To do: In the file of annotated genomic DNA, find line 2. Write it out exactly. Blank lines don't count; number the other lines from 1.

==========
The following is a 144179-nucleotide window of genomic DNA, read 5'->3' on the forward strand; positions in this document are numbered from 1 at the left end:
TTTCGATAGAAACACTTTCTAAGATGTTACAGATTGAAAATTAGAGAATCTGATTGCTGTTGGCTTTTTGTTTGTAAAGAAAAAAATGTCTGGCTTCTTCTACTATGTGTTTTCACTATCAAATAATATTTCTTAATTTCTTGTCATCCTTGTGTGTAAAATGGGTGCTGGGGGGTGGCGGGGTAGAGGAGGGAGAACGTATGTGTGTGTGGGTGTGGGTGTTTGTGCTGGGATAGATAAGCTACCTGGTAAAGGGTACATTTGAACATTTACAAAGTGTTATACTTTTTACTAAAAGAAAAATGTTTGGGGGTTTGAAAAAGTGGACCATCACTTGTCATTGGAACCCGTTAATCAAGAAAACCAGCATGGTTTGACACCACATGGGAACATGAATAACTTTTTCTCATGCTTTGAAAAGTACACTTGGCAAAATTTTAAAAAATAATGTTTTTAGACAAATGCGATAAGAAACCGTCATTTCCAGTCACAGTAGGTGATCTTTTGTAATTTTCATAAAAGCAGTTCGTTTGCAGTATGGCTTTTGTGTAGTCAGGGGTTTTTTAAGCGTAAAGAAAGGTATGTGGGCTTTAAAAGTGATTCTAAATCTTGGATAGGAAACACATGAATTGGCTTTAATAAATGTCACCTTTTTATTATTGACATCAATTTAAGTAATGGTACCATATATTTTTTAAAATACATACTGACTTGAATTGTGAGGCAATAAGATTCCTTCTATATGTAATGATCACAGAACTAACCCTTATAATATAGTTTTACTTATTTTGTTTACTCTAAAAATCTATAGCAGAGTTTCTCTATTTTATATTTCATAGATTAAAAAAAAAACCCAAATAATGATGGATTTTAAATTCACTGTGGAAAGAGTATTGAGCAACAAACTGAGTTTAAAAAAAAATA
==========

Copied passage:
TTTCGATAGAAACACTTTCTAAGATGTTACAGATTGAAAATTAGAGAATCTGATTGCTGTTGGCTTTTTGTTTGTAAAGAAAAAAATGTCTGGCTTCTTCTACTATGTGTTTTCACTATCAAATAATATTTCTTAATTTCTTGTCATCCTTGTGTGTAAAATGGGTGCTGGGGGGTGGCGGGGTAGAGGAGGGAGAACGTATGTGTGTGTGGGTGTGGGTGTTTGTGCTGGGATAGATAAGCTACCTGGTAAAGGGTACATTTGAACATTTACAAAGTGTTATACTTTTTACTAAAAGAAAAATGTTTGGGGGTTTGAAAAAGTGGACCATCACTTGTCATTGGAACCCGTTAATCAAGAAAACCAGCATGGTTTGACACCACATGGGAACATGAATAACTTTTTCTCATGCTTTGAAAAGTACACTTGGCAAAATTTTAAAAAATAATGTTTTTAGACAAATGCGATAAGAAACCGTCATTTCCAGTCACAGTAGGTGATCTTTTGTAATTTTCATAAAAGCAGTTCGTTTGCAGTATGGCTTTTGTGTAGTCAGGGGTTTTTTAAGCGTAAAGAAAGGTATGTGGGCTTTAAAAGTGATTCTAAATCTTGGATAGGAAACACATGAATTGGCTTTAATAAATGTCACCTTTTTATTATTGACATCAATTTAAGTAATGGTACCATATATTTTTTAAAATACATACTGACTTGAATTGTGAGGCAATAAGATTCCTTCTATATGTAATGATCACAGAACTAACCCTTATAATATAGTTTTACTTATTTTGTTTACTCTAAAAATCTATAGCAGAGTTTCTCTATTTTATATTTCATAGATTAAAAAAAAAACCCAAATAATGATGGATTTTAAATTCACTGTGGAAAGAGTATTGAGCAACAAACTGAGTTTAAAAAAAAATA